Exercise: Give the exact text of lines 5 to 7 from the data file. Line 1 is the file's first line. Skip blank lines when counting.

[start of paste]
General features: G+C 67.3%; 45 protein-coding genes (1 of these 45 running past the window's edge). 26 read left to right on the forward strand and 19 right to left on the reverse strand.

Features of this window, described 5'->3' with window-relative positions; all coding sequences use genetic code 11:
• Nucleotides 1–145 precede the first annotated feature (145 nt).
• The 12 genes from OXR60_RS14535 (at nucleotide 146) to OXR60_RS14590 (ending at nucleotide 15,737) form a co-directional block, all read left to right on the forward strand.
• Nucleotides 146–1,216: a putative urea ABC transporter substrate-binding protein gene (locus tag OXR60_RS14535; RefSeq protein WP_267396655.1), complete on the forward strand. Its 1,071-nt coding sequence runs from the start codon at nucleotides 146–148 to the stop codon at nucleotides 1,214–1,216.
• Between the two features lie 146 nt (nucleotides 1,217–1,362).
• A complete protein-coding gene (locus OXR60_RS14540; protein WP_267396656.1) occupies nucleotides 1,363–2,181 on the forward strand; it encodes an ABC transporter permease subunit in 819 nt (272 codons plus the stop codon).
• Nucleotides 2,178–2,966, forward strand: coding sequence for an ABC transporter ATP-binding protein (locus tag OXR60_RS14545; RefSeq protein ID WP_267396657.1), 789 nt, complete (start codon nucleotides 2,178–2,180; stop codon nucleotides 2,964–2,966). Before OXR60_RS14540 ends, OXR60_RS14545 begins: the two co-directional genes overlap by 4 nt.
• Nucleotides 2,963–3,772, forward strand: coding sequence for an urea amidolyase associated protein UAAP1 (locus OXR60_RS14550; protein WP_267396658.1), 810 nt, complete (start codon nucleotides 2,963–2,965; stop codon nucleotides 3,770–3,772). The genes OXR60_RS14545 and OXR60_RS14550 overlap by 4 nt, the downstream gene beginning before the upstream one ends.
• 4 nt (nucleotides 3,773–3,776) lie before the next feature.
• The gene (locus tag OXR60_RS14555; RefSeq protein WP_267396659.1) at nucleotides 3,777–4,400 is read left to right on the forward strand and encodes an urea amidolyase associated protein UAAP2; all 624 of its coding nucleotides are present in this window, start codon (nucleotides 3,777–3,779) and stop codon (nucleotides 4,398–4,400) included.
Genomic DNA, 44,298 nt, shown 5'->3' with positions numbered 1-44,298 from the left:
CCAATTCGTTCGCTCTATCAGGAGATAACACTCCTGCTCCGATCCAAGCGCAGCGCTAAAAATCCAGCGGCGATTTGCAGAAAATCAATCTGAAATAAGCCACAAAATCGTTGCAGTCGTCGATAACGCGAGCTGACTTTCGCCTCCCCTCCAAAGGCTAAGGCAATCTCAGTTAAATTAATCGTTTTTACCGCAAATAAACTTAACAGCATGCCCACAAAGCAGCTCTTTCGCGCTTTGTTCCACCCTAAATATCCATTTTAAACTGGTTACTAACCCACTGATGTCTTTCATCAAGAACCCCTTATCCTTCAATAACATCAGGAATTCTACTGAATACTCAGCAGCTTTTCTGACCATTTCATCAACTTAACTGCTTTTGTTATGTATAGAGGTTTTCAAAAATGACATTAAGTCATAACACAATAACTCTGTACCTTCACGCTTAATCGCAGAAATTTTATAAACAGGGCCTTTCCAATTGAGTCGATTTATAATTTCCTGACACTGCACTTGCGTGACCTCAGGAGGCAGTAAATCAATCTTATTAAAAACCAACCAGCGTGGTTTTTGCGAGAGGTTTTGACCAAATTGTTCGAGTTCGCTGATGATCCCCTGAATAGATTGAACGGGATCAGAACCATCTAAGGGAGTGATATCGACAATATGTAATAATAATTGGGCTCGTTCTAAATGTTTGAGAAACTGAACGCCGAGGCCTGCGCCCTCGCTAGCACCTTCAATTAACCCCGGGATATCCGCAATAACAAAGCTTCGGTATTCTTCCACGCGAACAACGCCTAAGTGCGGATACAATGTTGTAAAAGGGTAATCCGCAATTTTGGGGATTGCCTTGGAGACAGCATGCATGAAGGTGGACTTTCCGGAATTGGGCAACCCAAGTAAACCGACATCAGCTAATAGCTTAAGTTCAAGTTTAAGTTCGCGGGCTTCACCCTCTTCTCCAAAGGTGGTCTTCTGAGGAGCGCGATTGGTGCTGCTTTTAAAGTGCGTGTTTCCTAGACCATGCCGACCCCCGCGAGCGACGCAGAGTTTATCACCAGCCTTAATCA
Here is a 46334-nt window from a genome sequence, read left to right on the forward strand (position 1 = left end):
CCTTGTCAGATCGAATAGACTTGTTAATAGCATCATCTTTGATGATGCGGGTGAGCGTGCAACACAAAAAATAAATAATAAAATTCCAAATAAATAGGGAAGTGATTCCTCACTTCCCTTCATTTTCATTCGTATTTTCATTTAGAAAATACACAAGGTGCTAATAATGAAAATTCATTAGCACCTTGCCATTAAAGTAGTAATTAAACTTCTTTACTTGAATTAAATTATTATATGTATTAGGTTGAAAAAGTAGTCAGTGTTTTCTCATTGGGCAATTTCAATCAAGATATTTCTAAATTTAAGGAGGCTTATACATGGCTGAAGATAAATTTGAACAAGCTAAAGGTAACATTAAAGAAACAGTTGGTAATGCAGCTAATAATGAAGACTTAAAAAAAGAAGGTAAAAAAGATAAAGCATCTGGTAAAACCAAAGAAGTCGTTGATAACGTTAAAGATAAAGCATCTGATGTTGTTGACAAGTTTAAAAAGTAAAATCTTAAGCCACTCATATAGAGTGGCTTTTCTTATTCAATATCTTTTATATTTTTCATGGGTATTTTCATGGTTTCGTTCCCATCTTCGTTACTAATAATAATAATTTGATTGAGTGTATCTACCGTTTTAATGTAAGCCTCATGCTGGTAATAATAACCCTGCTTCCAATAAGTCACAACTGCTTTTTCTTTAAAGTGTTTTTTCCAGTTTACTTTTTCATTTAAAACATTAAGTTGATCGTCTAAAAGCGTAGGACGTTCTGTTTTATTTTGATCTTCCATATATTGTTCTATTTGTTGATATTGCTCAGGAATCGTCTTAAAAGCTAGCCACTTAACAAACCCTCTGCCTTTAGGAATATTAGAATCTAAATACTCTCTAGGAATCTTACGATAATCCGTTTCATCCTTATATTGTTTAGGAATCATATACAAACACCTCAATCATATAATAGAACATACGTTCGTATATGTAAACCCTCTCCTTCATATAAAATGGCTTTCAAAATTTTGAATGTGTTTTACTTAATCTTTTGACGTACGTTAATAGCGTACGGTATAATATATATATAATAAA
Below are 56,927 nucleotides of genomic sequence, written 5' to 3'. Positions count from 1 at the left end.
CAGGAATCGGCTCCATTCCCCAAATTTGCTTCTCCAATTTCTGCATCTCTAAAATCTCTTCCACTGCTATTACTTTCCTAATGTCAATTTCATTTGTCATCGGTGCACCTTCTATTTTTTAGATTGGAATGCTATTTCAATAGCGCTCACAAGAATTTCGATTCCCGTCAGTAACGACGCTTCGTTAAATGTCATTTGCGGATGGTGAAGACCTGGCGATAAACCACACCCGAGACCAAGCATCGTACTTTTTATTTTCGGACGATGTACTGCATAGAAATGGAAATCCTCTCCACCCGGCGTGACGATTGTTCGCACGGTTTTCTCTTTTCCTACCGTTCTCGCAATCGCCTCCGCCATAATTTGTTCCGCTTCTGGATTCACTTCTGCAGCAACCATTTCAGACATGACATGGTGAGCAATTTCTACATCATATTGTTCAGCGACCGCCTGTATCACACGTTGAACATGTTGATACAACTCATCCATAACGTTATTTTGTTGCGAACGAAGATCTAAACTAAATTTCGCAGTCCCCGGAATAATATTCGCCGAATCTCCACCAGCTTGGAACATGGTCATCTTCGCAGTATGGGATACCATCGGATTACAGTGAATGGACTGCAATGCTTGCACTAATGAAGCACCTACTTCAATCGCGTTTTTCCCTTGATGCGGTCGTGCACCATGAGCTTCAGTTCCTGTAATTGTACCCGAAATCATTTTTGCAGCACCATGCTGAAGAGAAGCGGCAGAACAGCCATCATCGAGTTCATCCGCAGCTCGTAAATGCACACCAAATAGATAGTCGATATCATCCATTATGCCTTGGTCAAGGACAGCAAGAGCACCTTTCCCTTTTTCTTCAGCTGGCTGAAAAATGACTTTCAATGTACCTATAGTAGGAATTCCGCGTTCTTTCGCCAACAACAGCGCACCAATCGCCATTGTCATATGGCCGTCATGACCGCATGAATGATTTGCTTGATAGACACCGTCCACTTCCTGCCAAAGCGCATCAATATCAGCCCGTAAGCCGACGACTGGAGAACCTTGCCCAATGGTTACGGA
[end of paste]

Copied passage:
• Nucleotides 146–1,216: a putative urea ABC transporter substrate-binding protein gene (locus tag OXR60_RS14535; RefSeq protein WP_267396655.1), complete on the forward strand. Its 1,071-nt coding sequence runs from the start codon at nucleotides 146–148 to the stop codon at nucleotides 1,214–1,216.
• Between the two features lie 146 nt (nucleotides 1,217–1,362).
• A complete protein-coding gene (locus OXR60_RS14540; protein WP_267396656.1) occupies nucleotides 1,363–2,181 on the forward strand; it encodes an ABC transporter permease subunit in 819 nt (272 codons plus the stop codon).